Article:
Kentucky’s win total shockingly stands at one.
Coach John Calipari insists his Wildcats can rebound and be a contender.
With 19 scheduled games remaining in this pandemic-shortened season, the Hall of Fame coach isn’t panicking about Kentucky’s 1-6 start, its worst since the 1926-27 squad began 1-8.
The combination of a challenging nonconference slate and growing pains on both ends of the floor by Calipari’s latest freshman-laden roster has translated into six consecutive losses. The skid is the longest in Calipari’s 12 seasons in Lexington, and Kentucky has fallen out of the Top 25 after starting the season ranked 10th.
“They’re fighting, they’re defending, they’re rebounding,” Calipari said Monday during a teleconference. “We turn it over too much, we’re working on that. The biggest thing, we miss a lot of shots, but our execution on offense has got to get better and we got time to continue to work on it.”
“But I haven’t lost any faith in the team. … Most of it is self-inflicted, but I’m happy they’re fighting.”
Kentucky’s stumble has sparked concerns in the Bluegrass state that college basketball’s winningest program could miss the NCAA Tournament for the first time since 2013. At the other extreme, frustrated followers on social media and sports talk radio have questioned the caliber of a consensus No. 1 recruiting class, Calipari’s reliance on these highly touted freshmen, the “one-and-done” culture and even his coaching.
There’s no question a confluence of events has hit Kentucky hard.
While overhauling the Wildcats roster has been an annual ritual for Kentucky under Calipari, this year’s squad returned just one regular (injured forward Keion Brooks Jr.) and welcomed seven freshmen among 10 newcomers. But unlike other years where players spent the offseason transitioning to college and getting to know each other, pandemic precautions have limited contact and workouts and whacked early November tune-ups intended to build confidence and chemistry.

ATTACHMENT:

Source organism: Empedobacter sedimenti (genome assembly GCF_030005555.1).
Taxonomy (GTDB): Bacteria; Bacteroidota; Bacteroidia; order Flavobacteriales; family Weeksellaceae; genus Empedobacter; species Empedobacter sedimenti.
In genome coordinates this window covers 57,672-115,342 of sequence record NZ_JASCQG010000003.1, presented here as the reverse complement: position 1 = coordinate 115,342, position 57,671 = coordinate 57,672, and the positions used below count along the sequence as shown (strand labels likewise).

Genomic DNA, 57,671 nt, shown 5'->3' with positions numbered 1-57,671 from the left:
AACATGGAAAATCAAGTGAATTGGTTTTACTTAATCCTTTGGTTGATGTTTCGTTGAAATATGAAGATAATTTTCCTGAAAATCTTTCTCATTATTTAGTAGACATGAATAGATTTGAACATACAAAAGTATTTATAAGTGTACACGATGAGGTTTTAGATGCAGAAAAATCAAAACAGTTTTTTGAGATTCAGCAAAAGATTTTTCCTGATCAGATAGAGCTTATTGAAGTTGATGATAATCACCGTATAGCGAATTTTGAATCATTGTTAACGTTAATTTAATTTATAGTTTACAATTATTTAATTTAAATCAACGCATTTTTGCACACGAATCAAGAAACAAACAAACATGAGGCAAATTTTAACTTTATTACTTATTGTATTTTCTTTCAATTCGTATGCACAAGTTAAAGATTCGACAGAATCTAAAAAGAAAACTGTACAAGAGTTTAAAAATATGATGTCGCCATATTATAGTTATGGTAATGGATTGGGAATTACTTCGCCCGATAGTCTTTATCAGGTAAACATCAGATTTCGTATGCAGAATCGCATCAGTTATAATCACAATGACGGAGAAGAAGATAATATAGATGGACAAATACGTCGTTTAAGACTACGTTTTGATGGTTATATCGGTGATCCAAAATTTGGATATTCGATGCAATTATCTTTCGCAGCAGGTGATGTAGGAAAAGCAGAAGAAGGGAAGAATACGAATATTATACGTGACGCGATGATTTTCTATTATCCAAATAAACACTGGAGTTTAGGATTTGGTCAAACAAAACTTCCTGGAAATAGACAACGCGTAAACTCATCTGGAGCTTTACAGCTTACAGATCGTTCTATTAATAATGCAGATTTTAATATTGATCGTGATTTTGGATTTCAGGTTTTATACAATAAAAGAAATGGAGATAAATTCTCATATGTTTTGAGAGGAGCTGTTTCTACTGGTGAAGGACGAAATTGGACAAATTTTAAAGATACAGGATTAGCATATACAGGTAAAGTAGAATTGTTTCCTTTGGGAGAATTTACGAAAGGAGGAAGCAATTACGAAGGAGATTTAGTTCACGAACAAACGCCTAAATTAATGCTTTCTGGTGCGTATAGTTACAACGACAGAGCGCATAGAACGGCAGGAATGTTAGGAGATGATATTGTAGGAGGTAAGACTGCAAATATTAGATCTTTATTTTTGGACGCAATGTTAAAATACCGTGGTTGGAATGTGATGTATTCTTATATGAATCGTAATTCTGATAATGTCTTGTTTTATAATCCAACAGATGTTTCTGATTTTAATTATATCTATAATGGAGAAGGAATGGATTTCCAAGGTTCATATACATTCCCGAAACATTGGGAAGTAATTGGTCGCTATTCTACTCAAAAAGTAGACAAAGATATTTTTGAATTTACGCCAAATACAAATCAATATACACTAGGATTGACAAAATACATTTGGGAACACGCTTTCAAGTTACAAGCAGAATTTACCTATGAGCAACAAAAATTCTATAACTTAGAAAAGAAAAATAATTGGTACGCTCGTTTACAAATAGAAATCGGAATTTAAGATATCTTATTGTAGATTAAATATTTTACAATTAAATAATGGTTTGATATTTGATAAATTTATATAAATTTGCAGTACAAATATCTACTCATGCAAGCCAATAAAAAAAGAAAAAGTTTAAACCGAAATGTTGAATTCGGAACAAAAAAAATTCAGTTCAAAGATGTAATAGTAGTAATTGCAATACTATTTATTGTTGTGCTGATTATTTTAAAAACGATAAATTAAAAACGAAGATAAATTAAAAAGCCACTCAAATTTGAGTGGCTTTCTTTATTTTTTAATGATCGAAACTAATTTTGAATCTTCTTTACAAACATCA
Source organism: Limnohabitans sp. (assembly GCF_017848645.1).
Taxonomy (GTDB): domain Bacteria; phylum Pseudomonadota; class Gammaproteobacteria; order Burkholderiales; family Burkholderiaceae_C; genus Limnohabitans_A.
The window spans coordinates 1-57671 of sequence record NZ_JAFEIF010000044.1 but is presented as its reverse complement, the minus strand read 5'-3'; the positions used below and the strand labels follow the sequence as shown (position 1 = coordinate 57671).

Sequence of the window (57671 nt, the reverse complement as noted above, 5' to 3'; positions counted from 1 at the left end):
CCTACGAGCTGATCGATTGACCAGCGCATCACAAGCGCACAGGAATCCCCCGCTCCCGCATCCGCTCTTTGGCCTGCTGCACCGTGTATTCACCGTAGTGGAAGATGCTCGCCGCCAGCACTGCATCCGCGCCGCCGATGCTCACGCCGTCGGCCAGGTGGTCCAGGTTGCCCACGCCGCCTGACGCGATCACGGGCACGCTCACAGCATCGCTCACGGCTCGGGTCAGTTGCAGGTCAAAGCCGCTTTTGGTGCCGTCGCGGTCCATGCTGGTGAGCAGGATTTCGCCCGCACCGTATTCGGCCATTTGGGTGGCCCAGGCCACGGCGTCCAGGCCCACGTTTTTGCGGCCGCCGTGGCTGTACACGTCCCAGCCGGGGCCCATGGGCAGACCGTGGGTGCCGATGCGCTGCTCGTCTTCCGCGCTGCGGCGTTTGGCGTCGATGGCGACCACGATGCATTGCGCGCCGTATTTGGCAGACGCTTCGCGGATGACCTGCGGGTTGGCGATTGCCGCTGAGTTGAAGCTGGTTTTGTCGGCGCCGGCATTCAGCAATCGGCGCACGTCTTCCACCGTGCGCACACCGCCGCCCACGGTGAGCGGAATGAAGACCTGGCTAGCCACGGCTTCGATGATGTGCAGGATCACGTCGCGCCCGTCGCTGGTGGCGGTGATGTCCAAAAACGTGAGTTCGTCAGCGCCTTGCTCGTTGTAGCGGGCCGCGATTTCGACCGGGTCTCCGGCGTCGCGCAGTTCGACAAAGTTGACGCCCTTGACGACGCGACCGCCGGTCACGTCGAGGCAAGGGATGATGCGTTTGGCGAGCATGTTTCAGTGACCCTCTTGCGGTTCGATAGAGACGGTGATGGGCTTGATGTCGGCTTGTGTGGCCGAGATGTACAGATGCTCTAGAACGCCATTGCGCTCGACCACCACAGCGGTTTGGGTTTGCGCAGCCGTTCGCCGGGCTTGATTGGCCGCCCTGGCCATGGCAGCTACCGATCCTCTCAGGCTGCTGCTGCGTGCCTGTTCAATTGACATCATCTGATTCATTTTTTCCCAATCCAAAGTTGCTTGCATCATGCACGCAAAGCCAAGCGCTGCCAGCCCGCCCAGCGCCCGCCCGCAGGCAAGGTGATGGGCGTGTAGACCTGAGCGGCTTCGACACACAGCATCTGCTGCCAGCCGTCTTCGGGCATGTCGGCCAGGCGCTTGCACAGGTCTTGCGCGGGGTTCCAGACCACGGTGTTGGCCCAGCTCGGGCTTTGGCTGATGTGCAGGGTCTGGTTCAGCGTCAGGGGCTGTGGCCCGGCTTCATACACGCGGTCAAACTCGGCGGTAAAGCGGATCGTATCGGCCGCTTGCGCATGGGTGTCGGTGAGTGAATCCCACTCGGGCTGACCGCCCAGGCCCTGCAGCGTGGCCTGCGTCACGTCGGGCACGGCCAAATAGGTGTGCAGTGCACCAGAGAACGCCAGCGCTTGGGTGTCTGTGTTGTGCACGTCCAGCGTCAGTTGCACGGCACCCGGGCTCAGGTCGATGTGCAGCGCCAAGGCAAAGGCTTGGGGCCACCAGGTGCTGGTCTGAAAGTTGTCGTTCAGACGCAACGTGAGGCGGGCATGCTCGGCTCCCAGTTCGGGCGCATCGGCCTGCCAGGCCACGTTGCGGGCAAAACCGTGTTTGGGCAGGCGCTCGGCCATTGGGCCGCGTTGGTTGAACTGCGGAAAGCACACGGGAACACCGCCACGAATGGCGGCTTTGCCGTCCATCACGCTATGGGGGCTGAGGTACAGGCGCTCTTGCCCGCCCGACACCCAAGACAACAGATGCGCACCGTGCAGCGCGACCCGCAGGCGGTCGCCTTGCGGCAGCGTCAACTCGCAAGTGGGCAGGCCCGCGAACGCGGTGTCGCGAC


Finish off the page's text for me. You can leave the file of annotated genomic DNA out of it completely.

A smooth season-opening rout of Morehead State has given way to a slide during which the Wildcats have struggled against the likes of Richmond, Kansas and North Carolina, all of whom have either been ranked or have received Top 25 votes.
Kentucky has lacked cohesion and been unable to establish consistency in the losses.
The Wildcats are shooting just 41%, ranking 259th of 329 Division I teams, including 25% from beyond the arc. Kentucky has 24 more turnovers than opponents and has offered little defensive resistance. Archrival Louisville outscored the Wildcats 32-24 in the paint during Saturday’s 62-59 victory for Bluegrass bragging rights.
But as bad as the record is, there have been rays of hope.
The Wildcats have twice been a basket away from taking the lead late in games. Calipari is hopeful those shots will eventually start falling, once his team settles down and learns how to take care of the ball.
That will require the Wildcats to mature under increasing scrutiny – an apparent ongoing concern.
Brooks, a sophomore who has yet to play, handled postgame interviews following a 64-63 loss to Notre Dame in place of younger teammates who took the defeat hard. TV cameras caught freshman forward Cam’Ron Fletcher, possibly upset about a lack of playing time, showing his frustration on the bench. He later apologized on Twitter for the episode.
Calipari asked Fletcher to temporarily step away from the team for self-examination and made clear in his own series of tweets the program’s culture of changing and maturing individuals. Fletcher returned this week and Calipari said he has designated three players to handle attitude issues – but the coach did not identify them.
On the court, that leadership role falls to guard Davion Mintz, a graduate transfer from Creighton.
“Right now, it’s kind of a necessity for me to be that guy to come out there and be the voice and kind of talk on both sides of the floor,” said Mintz, who leads Kentucky with 19 assists and is third in scoring at 10.3 points per game.
“We all want to win,” he added. “None of us would have imagined this. We’ve just got to keep fighting.”
No one predicted this. And turning it around won’t be easy with an 18-game Southeastern Conference slate set to begin Saturday at Mississippi State.
The Wildcats have extra time to prepare for the Bulldogs with the postponement of Tuesday night’s SEC opener against South Carolina because of positive COVID-19 tests and protocols within the Gamecocks’ program.
MSU coach Ben Howland expects Kentucky to play much better than its record suggests when the teams meet this weekend.
“It’s not like they’re starting off with a bunch of cream puffs and building their way up,” Howland said. “I mean, they do the same thing every year. … They’re going to have success. We just hope that when we play them, we get a chance to beat them.”